Each time I add new kitchen scraps, I add 1-2 shovels-full of dry leaves and some water if needed, turning and mixing the old and new stuff with a cultivator or shovel to aerate the pile. The proportion of dry to wet material is important. There should be enough dry leaves so the compost is kinda’ fluffy and moist, not soggy, but the dry material shouldn’t overwhelm the wet either.

    Now the secret. I cut a piece of black 6 mil vinyl to approximately cover the pile and lay this directly on top of the compost (anything similar will work). I’ve found this helps keep the pile moist when I’m not able to check on it (sometimes for a week or two) and the bugs and worms seem to thrive underneath this membrane. I got the idea after noticing that I’d find rich bug habitat under boards, etc. laying around my yard. My compost piles teem with worms, sow bugs and other critters, all working hard for me. If you do a free standing compost pile, cut the plastic big enough to cover to the ground and hold it in place with rocks or bricks.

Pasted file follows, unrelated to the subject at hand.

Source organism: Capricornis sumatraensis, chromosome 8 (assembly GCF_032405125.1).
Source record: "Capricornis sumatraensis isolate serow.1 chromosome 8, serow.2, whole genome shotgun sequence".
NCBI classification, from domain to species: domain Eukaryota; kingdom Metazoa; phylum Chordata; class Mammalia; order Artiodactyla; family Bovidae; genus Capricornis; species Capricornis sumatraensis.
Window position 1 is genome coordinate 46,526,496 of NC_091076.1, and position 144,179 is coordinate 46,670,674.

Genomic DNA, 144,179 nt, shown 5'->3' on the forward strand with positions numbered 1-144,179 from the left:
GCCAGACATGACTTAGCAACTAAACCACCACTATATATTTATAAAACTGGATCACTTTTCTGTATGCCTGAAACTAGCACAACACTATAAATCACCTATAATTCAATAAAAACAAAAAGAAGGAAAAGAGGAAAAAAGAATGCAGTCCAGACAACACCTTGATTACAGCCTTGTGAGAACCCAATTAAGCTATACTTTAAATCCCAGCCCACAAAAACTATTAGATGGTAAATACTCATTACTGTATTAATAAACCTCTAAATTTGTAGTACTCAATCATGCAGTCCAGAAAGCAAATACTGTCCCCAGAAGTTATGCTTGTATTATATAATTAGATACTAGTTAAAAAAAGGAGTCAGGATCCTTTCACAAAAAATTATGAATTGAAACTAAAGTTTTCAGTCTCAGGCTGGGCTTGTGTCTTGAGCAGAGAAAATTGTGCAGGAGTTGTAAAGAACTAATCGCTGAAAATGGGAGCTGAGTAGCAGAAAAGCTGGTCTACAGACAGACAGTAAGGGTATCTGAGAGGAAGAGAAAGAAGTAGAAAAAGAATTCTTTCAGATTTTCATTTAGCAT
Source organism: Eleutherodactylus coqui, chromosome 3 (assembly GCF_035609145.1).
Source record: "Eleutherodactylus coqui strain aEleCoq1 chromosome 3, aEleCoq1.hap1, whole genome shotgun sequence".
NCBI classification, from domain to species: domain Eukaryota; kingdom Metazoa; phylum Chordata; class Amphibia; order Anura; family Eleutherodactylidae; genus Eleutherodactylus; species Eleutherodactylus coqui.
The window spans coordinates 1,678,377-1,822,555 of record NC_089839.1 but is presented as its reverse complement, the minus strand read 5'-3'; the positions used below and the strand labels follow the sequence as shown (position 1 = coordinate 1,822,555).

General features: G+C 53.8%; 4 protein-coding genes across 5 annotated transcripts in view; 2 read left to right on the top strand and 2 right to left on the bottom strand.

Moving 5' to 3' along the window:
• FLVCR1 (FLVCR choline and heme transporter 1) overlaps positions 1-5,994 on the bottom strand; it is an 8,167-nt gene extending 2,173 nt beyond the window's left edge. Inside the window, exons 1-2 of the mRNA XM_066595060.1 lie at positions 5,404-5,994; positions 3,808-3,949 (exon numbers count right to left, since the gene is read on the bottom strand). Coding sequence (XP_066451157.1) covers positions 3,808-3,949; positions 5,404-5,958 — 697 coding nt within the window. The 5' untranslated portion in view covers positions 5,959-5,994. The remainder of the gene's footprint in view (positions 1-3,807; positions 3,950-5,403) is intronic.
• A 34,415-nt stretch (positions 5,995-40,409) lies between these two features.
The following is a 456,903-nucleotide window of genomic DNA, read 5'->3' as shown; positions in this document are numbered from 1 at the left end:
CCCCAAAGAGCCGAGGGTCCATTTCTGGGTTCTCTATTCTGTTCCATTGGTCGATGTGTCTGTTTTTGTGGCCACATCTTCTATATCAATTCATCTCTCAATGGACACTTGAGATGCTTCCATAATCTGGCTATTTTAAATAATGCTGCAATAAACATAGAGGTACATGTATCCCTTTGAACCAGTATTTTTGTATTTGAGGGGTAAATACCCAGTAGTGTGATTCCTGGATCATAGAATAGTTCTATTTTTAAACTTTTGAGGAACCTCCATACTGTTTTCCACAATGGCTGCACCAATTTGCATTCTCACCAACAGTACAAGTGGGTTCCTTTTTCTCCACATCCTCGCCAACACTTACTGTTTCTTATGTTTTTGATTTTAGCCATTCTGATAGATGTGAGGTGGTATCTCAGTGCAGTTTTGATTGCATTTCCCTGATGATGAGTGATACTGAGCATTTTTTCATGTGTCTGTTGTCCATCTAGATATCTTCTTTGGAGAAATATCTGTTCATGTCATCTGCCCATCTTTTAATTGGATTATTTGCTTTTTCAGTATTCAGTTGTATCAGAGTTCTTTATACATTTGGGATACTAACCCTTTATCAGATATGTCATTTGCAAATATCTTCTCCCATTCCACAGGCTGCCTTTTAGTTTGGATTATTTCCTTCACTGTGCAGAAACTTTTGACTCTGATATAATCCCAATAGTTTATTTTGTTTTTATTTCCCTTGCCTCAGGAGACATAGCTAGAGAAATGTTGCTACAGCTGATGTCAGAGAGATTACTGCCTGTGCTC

I add my scraps about once or twice a week. I don’t use the pile to consume large quantities of leaves, I just add enough of them to keep things in balance. It easily keeps up with my kitchen scrap production and gives me a rich, dark compost about like coffee grounds when it is done. I draw finished stuff off at the bottom occasionally. Or, if I want to use the whole batch, I stop adding to it for a few weeks so it can digest everything.

    The Green Cone

    SurviveLA contributor and neo-country singer Corey Travis, currently on tour with his band in London, Malta, and Tunisia, sends us word of a “kitchen waste eliminator” called the Green Cone, that he bought after seeing a review in that modernist porn magazine Dwell. The cone part of the Green Cone sits on top of a basket buried in the ground. You put your kitchen waste in the cone, add some “accelerator powder” provided by the company, and let the waste dissolve into the ground. The system is similar to dog waste disposal products such as the “Doggie Dooley” and is basically a primitive septic tank, that turns solid waste into liquids which then, if all goes well, percolate into the soil.